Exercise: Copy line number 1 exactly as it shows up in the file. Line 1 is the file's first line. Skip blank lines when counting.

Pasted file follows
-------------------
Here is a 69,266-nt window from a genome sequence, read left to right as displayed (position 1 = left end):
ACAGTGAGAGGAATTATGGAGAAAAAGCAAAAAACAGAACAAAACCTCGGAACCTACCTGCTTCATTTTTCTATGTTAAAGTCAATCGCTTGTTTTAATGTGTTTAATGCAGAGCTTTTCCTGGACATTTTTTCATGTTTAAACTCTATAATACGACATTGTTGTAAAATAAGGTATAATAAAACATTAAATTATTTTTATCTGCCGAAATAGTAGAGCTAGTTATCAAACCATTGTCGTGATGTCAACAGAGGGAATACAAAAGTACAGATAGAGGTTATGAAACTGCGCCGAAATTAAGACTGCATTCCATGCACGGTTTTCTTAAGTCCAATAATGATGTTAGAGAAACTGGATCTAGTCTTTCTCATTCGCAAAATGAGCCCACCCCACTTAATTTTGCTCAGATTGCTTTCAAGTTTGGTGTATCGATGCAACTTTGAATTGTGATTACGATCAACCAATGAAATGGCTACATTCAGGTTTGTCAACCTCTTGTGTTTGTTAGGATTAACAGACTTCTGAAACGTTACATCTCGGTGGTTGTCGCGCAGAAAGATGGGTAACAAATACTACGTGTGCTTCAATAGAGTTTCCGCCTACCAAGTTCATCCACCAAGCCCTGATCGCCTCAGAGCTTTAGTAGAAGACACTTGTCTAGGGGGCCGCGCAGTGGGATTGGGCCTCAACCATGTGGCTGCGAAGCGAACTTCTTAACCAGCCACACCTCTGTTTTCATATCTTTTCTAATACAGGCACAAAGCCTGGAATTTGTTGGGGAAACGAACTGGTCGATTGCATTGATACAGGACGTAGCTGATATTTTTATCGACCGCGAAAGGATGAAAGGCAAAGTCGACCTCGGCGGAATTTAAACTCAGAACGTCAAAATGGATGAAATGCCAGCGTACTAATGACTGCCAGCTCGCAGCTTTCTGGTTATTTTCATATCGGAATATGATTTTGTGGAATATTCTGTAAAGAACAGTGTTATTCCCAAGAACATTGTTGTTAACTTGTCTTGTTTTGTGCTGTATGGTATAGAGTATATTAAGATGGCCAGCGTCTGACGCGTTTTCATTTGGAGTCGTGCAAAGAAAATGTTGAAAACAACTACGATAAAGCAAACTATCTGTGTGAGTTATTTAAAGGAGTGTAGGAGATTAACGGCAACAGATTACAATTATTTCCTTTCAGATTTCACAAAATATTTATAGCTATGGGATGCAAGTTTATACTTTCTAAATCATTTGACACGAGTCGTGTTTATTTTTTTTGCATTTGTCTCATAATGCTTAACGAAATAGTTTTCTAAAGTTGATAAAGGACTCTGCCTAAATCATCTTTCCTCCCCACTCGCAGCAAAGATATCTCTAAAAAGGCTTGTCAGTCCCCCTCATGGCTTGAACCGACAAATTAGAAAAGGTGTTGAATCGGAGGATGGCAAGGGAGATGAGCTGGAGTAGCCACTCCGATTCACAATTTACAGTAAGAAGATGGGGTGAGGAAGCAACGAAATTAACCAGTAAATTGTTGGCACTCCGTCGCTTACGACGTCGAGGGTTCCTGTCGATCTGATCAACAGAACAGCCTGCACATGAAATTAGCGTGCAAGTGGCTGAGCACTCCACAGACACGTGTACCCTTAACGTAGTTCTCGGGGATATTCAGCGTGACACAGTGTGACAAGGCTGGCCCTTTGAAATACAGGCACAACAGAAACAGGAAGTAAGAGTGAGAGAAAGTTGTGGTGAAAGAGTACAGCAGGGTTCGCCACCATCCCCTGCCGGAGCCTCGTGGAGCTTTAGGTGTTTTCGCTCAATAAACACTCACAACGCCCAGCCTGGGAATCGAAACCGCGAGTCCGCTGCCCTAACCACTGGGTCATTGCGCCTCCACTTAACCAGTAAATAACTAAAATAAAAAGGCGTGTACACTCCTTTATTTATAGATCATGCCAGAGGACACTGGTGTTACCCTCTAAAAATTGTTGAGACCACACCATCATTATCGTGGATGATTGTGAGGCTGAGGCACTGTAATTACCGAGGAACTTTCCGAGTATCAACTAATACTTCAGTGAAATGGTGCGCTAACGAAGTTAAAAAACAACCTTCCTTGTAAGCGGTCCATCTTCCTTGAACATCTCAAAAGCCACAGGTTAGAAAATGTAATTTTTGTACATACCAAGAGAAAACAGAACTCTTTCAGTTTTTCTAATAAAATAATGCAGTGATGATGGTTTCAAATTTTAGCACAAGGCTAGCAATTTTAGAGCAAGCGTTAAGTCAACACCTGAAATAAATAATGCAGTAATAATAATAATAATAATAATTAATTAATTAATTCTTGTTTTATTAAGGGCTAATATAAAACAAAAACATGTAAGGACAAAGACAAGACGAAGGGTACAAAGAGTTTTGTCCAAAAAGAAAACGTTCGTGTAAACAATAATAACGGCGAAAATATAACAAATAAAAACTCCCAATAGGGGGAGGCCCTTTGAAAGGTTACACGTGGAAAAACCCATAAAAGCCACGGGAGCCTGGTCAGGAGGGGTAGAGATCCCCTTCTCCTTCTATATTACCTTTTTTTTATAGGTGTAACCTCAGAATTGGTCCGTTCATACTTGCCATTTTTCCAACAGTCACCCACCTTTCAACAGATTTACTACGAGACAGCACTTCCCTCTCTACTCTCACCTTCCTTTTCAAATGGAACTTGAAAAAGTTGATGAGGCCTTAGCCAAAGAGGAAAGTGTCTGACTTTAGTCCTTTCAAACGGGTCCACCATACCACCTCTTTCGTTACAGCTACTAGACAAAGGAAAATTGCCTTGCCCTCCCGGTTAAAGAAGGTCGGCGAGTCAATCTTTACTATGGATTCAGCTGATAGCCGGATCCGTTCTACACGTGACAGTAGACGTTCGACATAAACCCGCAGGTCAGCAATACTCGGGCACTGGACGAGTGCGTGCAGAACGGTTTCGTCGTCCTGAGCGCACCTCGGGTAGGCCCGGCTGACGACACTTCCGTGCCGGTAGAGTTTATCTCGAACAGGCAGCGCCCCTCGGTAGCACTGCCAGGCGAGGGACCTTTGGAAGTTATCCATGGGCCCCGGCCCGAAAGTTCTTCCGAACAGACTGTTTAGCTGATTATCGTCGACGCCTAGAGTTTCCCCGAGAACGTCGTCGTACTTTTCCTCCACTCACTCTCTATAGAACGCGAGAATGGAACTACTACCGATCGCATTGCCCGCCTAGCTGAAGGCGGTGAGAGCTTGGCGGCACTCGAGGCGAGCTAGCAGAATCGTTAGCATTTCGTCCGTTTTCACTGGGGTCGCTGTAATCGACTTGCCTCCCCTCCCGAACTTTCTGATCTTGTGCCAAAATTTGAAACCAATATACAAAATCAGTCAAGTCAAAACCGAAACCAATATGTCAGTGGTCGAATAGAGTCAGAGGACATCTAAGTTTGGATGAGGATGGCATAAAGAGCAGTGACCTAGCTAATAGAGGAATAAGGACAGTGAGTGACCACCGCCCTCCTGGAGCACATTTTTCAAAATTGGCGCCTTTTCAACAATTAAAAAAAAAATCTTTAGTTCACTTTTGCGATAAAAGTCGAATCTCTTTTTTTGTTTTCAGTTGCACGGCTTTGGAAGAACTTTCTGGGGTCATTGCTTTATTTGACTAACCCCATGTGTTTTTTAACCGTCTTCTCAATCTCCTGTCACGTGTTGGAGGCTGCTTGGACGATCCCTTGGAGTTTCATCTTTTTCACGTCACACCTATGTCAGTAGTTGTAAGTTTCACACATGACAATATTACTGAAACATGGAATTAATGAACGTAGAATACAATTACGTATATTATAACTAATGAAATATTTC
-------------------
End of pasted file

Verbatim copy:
Here is a 69,266-nt window from a genome sequence, read left to right as displayed (position 1 = left end):